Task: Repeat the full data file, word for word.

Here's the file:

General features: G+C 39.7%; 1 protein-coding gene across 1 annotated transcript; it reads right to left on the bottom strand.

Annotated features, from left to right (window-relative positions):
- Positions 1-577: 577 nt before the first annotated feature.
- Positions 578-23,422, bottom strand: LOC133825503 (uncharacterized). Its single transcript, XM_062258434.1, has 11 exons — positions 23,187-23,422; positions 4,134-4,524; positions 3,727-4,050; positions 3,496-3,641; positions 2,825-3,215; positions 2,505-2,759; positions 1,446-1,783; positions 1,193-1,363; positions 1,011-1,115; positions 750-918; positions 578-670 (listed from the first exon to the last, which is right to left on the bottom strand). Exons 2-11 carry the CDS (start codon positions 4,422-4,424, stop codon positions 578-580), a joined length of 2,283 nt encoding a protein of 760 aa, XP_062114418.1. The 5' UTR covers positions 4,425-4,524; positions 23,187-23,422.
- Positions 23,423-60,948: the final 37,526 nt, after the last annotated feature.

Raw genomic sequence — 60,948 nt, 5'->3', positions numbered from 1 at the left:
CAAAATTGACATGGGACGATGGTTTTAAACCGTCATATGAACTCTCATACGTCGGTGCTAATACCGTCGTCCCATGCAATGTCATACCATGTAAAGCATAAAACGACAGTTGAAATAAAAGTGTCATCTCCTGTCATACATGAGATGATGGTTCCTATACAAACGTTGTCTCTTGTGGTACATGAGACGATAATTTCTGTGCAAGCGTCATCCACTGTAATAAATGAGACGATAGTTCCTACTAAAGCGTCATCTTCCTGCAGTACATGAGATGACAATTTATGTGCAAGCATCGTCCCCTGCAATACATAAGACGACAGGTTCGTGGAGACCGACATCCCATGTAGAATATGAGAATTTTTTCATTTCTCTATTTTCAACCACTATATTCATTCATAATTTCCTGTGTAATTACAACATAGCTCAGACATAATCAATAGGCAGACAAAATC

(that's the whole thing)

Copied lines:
General features: G+C 39.7%; 1 protein-coding gene across 1 annotated transcript; it reads right to left on the bottom strand.

Annotated features, from left to right (window-relative positions):
- Positions 1-577: 577 nt before the first annotated feature.
- Positions 578-23,422, bottom strand: LOC133825503 (uncharacterized). Its single transcript, XM_062258434.1, has 11 exons — positions 23,187-23,422; positions 4,134-4,524; positions 3,727-4,050; positions 3,496-3,641; positions 2,825-3,215; positions 2,505-2,759; positions 1,446-1,783; positions 1,193-1,363; positions 1,011-1,115; positions 750-918; positions 578-670 (listed from the first exon to the last, which is right to left on the bottom strand). Exons 2-11 carry the CDS (start codon positions 4,422-4,424, stop codon positions 578-580), a joined length of 2,283 nt encoding a protein of 760 aa, XP_062114418.1. The 5' UTR covers positions 4,425-4,524; positions 23,187-23,422.
- Positions 23,423-60,948: the final 37,526 nt, after the last annotated feature.

Raw genomic sequence — 60,948 nt, 5'->3', positions numbered from 1 at the left:
CAAAATTGACATGGGACGATGGTTTTAAACCGTCATATGAACTCTCATACGTCGGTGCTAATACCGTCGTCCCATGCAATGTCATACCATGTAAAGCATAAAACGACAGTTGAAATAAAAGTGTCATCTCCTGTCATACATGAGATGATGGTTCCTATACAAACGTTGTCTCTTGTGGTACATGAGACGATAATTTCTGTGCAAGCGTCATCCACTGTAATAAATGAGACGATAGTTCCTACTAAAGCGTCATCTTCCTGCAGTACATGAGATGACAATTTATGTGCAAGCATCGTCCCCTGCAATACATAAGACGACAGGTTCGTGGAGACCGACATCCCATGTAGAATATGAGAATTTTTTCATTTCTCTATTTTCAACCACTATATTCATTCATAATTTCCTGTGTAATTACAACATAGCTCAGACATAATCAATAGGCAGACAAAATC